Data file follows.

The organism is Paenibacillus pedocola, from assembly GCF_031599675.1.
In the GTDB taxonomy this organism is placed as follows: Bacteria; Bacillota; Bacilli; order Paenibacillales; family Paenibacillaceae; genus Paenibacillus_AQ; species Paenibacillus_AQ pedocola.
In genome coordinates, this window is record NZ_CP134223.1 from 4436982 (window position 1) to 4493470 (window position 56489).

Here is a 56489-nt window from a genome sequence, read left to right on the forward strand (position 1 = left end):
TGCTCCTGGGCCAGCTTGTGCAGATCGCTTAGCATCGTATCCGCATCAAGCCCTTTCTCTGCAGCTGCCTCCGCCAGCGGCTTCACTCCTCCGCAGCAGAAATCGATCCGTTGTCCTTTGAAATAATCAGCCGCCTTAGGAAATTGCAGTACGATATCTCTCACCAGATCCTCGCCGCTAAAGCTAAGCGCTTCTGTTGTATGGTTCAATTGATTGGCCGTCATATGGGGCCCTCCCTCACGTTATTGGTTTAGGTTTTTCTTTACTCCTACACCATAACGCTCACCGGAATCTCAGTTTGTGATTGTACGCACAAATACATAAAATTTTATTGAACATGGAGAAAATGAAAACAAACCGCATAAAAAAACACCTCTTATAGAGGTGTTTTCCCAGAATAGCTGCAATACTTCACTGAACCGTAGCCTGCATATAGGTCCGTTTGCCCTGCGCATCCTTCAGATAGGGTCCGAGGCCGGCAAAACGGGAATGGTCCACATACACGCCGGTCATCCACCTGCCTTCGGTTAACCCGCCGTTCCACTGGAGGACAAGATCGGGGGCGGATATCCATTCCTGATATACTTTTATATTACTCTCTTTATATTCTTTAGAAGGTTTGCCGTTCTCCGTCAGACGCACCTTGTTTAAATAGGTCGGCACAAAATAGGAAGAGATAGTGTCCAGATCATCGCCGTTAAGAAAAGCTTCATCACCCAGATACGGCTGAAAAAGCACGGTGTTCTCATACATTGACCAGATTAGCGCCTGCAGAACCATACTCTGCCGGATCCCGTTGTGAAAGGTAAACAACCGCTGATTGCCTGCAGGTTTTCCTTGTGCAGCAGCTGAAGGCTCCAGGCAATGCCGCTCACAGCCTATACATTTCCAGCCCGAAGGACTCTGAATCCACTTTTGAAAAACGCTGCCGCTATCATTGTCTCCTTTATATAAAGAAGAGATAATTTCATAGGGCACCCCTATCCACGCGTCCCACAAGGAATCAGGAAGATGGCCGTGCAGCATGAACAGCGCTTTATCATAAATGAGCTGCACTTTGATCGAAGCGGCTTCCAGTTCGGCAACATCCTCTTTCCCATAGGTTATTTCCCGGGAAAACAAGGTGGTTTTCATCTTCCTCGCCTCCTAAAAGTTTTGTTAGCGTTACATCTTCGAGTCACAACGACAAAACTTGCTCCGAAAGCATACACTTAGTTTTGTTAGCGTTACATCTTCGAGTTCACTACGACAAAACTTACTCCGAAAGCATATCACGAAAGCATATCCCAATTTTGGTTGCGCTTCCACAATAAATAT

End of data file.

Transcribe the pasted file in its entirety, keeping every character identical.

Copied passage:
The organism is Paenibacillus pedocola, from assembly GCF_031599675.1.
In the GTDB taxonomy this organism is placed as follows: Bacteria; Bacillota; Bacilli; order Paenibacillales; family Paenibacillaceae; genus Paenibacillus_AQ; species Paenibacillus_AQ pedocola.
In genome coordinates, this window is record NZ_CP134223.1 from 4436982 (window position 1) to 4493470 (window position 56489).

Here is a 56489-nt window from a genome sequence, read left to right on the forward strand (position 1 = left end):
TGCTCCTGGGCCAGCTTGTGCAGATCGCTTAGCATCGTATCCGCATCAAGCCCTTTCTCTGCAGCTGCCTCCGCCAGCGGCTTCACTCCTCCGCAGCAGAAATCGATCCGTTGTCCTTTGAAATAATCAGCCGCCTTAGGAAATTGCAGTACGATATCTCTCACCAGATCCTCGCCGCTAAAGCTAAGCGCTTCTGTTGTATGGTTCAATTGATTGGCCGTCATATGGGGCCCTCCCTCACGTTATTGGTTTAGGTTTTTCTTTACTCCTACACCATAACGCTCACCGGAATCTCAGTTTGTGATTGTACGCACAAATACATAAAATTTTATTGAACATGGAGAAAATGAAAACAAACCGCATAAAAAAACACCTCTTATAGAGGTGTTTTCCCAGAATAGCTGCAATACTTCACTGAACCGTAGCCTGCATATAGGTCCGTTTGCCCTGCGCATCCTTCAGATAGGGTCCGAGGCCGGCAAAACGGGAATGGTCCACATACACGCCGGTCATCCACCTGCCTTCGGTTAACCCGCCGTTCCACTGGAGGACAAGATCGGGGGCGGATATCCATTCCTGATATACTTTTATATTACTCTCTTTATATTCTTTAGAAGGTTTGCCGTTCTCCGTCAGACGCACCTTGTTTAAATAGGTCGGCACAAAATAGGAAGAGATAGTGTCCAGATCATCGCCGTTAAGAAAAGCTTCATCACCCAGATACGGCTGAAAAAGCACGGTGTTCTCATACATTGACCAGATTAGCGCCTGCAGAACCATACTCTGCCGGATCCCGTTGTGAAAGGTAAACAACCGCTGATTGCCTGCAGGTTTTCCTTGTGCAGCAGCTGAAGGCTCCAGGCAATGCCGCTCACAGCCTATACATTTCCAGCCCGAAGGACTCTGAATCCACTTTTGAAAAACGCTGCCGCTATCATTGTCTCCTTTATATAAAGAAGAGATAATTTCATAGGGCACCCCTATCCACGCGTCCCACAAGGAATCAGGAAGATGGCCGTGCAGCATGAACAGCGCTTTATCATAAATGAGCTGCACTTTGATCGAAGCGGCTTCCAGTTCGGCAACATCCTCTTTCCCATAGGTTATTTCCCGGGAAAACAAGGTGGTTTTCATCTTCCTCGCCTCCTAAAAGTTTTGTTAGCGTTACATCTTCGAGTCACAACGACAAAACTTGCTCCGAAAGCATACACTTAGTTTTGTTAGCGTTACATCTTCGAGTTCACTACGACAAAACTTACTCCGAAAGCATATCACGAAAGCATATCCCAATTTTGGTTGCGCTTCCACAATAAATAT